There has been unprecedented growth in the physical availability of alcohol in Australia over the last 15 years.
The number of liquor licenses and licensed premises has increased dramatically. For example, in Victoria, the number of liquor licenses increased by 120 per cent between 1996 and 2010. Trading hours for alcohol sales, and in particular late night trading, have also increased dramatically in recent decades. This increase in the number and type of outlets, and their trading hours has resulted in alcohol becoming more readily available than it ever has been. In some states and territories, such as the Australian Capital Territory (ACT), alcohol can be sold in supermarkets, alongside groceries and other everyday items.
Across Australia, liquor licensing legislation limits the times when alcohol can be sold, where alcohol can be sold and the types of premises that can sell alcohol. The number, placement and trading hours of licensed outlets is largely the responsibility of liquor licensing authorities in each state and territory.
It is well-established that increases in the availability of alcohol contributes to increases in alcohol-related violence.
Research in Melbourne has found that there is a strong association between family violence and the concentration of off-licence (packaged or take-away) liquor outlets in an area. The study concluded that a 10 per cent increase in off-licence liquor outlets is associated with a 3.3 per cent increase in family violence. Increases in family violence were also apparent with the increase in general (pub) licences and on-premise licences.
In Western Australia (WA), a study concluded that for every 10,000 additional litres of pure alcohol sold at an off-licence liquor outlet, the risk of violence experienced in a residential setting increased by 26 per cent.
Longer and/or later trading hours also contribute to alcohol harms, such as drink driving, assaults and hospital presentations.
An evaluation of 3am close and 1am lockouts (later amended to 3.30am and 1.30am) introduced for all on-licence premises in Newcastle (NSW) in 2008 found that the restrictions resulted in a 37 per cent reduction in night-time alcohol-related assaults with no geographic displacement to the nearby late night district of Hamilton. These positive effects were sustained over time with an evaluation undertaken five years later finding sustained reductions in alcohol-related assaults, with an average of a 21 per cent decrease in assaults per hour.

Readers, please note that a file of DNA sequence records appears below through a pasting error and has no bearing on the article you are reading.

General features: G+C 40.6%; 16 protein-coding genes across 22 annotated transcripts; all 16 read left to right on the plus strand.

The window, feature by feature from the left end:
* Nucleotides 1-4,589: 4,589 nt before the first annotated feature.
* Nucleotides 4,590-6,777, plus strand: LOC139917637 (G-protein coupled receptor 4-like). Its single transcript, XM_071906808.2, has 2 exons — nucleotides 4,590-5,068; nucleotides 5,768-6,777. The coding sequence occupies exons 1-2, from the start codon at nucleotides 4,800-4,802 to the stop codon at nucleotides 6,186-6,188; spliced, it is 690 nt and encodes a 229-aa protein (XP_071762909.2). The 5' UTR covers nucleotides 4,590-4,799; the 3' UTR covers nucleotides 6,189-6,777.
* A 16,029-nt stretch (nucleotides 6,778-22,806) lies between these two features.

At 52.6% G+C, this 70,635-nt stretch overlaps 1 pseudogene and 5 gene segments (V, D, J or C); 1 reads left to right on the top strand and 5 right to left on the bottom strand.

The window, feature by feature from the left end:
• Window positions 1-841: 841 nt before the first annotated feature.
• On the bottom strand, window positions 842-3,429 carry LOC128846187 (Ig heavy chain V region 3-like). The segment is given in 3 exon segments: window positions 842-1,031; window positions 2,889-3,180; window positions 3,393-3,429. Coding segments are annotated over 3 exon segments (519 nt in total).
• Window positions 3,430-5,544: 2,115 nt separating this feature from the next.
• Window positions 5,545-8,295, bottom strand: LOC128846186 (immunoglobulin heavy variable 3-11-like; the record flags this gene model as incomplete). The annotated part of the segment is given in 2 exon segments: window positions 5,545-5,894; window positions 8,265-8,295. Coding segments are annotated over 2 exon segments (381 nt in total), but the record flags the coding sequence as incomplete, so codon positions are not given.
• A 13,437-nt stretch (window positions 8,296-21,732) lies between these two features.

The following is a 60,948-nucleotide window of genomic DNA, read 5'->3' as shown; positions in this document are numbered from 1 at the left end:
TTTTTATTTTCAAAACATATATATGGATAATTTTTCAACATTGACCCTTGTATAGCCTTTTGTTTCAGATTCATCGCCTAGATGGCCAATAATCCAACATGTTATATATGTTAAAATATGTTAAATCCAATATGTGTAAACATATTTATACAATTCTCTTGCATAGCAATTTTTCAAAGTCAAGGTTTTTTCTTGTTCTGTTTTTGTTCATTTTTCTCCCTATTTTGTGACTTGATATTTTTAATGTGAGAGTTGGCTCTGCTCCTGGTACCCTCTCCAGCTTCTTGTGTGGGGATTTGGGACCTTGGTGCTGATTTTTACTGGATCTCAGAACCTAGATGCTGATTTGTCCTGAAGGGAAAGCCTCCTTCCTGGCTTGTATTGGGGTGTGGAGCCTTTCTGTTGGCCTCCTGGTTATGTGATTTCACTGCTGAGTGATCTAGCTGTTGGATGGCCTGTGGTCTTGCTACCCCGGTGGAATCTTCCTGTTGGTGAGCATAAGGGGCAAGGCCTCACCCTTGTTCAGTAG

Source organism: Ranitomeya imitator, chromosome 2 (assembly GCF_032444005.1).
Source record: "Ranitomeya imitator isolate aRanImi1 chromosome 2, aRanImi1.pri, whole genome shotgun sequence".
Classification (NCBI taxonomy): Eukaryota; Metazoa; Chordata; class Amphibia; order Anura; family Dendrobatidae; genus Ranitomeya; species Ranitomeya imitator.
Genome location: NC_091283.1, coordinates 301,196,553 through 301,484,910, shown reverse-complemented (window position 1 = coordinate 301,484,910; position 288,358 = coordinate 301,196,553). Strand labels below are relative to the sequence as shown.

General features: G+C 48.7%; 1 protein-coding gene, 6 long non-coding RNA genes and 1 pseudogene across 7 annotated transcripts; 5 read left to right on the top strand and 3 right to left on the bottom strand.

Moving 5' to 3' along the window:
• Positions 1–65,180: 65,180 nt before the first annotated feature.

The NSW Government introduced a similar set of measures in February 2014 to address concerns about alcohol-related violence. The measures included a 3am close and a 1.30am lockout for pubs, clubs and bars in the Sydney Central Business District (CBD) Entertainment precinct, and a 10pm close for take-away alcohol across NSW. According to a recent report released by the NSW Bureau of Crime Statistics and Research, non-domestic assaults had fallen by 32 per cent in Kings Cross and 26 per cent in the Sydney CBD Entertainment precinct since the implementation of the measures.
Decreasing the availability of alcohol, both spatially and temporally, reduces alcohol harms. Governments can reduce the incidence of alcohol harms by:
- Preventing areas from becoming saturated with liquor outlets.
- Reducing the excessive availability of alcohol in areas already saturated with liquor outlets.
- Introducing trading hour restrictions to reduce the excessive availability of alcohol.
The tenure of all types of liquor licences should be time-limited and subject to reviews at least every five years. Revisions of liquor licences and licence applications should primarily consider the density of existing liquor licences in the area; the socio-economic status of the area, existing levels of alcohol-related harms in the area and community views.